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PS-047 Results of an allergy detection programme over preoperative antibiotic prophylaxis
  1. M Achaques-Rodriguez,
  2. C Martin-Blas,
  3. A Onteniente-Gonzalez,
  4. A Liras-Medina,
  5. R Vazquez-Sanchez,
  6. ME Martinez-Nuñez,
  7. J Sanchez-Rubio,
  8. T Molina
  1. Hospital Univesitario de Getafe, Pharmacy, Madrid Getafe, Spain

Abstract

Background The objective of preoperative antibiotic prophylaxis (PAP) is to reduce the incidence of postoperative wound infection. In our centre, the pharmacy service is actively involved in the PAP antibiotic aseptic compounding in the centralised intravenous admixture unit. The PAP is prepared according to the approved infectious disease commission protocol that is reviewed by the pharmacist and applied for each patient the day before elective surgery. A systematic review of documented allergies has also been implemented since April 2015.

Purpose To evaluate the proportion of detected patients who required PAP with no notified antibiotic allergies in the preoperative patient list, the drugs implicated and pharmaceutical interventions.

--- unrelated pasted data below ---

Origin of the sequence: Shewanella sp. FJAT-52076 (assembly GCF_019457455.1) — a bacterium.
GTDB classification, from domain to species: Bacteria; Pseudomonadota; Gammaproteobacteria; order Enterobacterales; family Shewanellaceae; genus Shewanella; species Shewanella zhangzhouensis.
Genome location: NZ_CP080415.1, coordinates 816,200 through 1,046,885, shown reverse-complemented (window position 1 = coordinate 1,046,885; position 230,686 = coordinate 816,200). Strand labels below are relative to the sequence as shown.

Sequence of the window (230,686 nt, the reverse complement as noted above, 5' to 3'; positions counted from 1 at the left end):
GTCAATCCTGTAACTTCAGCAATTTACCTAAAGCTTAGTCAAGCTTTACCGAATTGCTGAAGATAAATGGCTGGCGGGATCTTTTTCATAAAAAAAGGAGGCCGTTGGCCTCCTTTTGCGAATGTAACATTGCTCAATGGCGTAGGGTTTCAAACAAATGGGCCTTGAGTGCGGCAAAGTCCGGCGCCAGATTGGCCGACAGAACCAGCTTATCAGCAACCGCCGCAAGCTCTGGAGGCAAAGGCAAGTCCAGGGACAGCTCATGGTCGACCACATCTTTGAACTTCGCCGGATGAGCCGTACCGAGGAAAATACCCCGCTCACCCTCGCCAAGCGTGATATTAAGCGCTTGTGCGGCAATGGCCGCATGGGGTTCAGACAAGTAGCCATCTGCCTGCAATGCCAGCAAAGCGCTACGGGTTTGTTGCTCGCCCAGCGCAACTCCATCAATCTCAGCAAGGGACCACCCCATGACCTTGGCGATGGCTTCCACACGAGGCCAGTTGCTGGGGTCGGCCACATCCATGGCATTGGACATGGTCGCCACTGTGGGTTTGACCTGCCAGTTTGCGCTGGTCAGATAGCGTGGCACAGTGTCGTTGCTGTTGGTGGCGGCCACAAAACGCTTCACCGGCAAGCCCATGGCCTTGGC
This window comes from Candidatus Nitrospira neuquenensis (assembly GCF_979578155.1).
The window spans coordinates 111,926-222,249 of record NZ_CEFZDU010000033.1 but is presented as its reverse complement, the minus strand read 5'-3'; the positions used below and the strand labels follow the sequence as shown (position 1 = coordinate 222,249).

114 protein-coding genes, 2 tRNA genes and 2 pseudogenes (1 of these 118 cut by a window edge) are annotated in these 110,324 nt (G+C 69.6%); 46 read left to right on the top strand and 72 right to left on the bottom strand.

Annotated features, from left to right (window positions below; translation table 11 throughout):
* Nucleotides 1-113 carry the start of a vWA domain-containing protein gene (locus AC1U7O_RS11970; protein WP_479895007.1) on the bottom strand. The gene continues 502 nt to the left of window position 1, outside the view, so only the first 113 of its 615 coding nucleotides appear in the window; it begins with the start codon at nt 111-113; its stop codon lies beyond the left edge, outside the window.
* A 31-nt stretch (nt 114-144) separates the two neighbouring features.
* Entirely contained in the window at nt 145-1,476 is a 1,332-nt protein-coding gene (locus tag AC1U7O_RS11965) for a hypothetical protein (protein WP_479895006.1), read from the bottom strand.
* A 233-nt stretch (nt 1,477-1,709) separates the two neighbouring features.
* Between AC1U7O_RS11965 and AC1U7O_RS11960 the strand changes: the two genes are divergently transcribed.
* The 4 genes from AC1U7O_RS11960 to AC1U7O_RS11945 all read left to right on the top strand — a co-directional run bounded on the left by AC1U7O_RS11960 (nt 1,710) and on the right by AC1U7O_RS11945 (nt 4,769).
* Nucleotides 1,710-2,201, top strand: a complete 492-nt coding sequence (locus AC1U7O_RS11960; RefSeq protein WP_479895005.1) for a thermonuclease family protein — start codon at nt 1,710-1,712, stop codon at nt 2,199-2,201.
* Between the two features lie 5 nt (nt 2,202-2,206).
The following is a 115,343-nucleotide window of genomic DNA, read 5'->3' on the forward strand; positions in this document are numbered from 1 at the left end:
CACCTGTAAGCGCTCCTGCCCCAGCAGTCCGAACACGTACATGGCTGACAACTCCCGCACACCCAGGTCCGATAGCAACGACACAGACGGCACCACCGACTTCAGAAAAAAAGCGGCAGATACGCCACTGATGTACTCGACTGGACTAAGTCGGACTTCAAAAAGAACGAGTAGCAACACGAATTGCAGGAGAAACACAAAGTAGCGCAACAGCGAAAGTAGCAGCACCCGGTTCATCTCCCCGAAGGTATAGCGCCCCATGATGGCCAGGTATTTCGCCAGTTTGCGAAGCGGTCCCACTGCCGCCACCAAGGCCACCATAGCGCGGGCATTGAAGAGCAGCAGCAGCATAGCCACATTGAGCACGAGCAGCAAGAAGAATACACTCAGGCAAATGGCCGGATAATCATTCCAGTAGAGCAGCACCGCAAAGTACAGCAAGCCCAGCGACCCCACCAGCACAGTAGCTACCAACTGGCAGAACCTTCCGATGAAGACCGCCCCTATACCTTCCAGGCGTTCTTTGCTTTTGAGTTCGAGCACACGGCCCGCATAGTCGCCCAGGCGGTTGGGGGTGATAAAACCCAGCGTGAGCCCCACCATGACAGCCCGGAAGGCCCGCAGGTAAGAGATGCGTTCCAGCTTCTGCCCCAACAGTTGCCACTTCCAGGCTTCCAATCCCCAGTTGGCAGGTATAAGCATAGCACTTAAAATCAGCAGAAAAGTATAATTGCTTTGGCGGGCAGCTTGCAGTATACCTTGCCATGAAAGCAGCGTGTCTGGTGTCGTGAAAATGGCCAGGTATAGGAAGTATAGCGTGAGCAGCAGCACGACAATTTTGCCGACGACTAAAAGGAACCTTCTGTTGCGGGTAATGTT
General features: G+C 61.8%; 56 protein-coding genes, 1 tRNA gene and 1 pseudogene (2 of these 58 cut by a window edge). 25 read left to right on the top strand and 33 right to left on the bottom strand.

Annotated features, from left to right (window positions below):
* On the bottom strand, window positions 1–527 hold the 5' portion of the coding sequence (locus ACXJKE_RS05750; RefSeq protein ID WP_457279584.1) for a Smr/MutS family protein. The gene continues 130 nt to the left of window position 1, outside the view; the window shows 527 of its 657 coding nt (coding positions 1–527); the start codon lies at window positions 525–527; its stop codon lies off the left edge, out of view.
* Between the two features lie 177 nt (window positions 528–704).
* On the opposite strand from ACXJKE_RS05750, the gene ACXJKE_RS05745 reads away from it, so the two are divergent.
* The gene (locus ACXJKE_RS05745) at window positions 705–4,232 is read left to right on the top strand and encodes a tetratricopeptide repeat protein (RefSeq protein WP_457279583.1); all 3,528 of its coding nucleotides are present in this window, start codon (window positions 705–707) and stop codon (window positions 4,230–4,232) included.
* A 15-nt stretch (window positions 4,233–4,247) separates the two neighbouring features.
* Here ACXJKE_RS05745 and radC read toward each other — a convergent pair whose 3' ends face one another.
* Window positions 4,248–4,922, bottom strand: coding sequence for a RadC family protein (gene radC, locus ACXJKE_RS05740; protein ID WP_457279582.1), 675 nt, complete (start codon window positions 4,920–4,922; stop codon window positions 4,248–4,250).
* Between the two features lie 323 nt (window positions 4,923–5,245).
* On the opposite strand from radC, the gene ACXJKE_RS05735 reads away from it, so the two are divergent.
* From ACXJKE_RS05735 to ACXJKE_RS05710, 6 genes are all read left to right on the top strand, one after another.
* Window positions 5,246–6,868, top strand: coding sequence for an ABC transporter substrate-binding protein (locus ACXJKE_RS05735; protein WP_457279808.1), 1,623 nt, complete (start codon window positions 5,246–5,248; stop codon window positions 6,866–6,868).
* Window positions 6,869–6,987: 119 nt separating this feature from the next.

Material and methods Descriptive, observational and retrospective study. According to the allergy detection programme, a pharmacist reviewed if the allergies had been notified by the surgeon in order to select appropriate alternative, if needed. Also, pharmacists checked previous patient medical records in order to detect documented allergies that were not notified. When detected, the pharmacist proposed an alternative antibiotic regimen.

Data regarding the programme results and pharmacist interventions between April 2015 and September 2015 were analysed.

Results 1929 (33.7%) patients received PAP from 5724 elective surgeries. 64 patients who received PAP (3.3%) were allergic to antibiotics, had not been notified and required pharmaceutical interventions. 82.8% of unnotified allergies were to β-lactams, 4.7% to aminoglycosides, 6.3% to β-lactams and aminoglycosides, and 6.2% to others, including clavulanic acid intolerance. 57 (89.1%) of antibiotic prophylaxis prescriptions were changed due to an unnotified allergy. More frequent proposed alternative regimens were: intravenous vancomycin as an alternative to intravenous cefazolin (40.6%), moxifloxacin ophthalmic solution to intracameral cefuroxime (15.6%) and the combination of intravenous gentamicin and intravenous clindamycin to intravenous amoxicillin-clavulanate (12.5%).

Conclusion A significant proportion of unreported allergies in the preoperative patient list, especially to β-lactams, were detected. Pharmaceutical interventions prevented the error and possible collateral damage. Allergies notification is an improvement approach to guarantee patient safety.

No conflict of interest.

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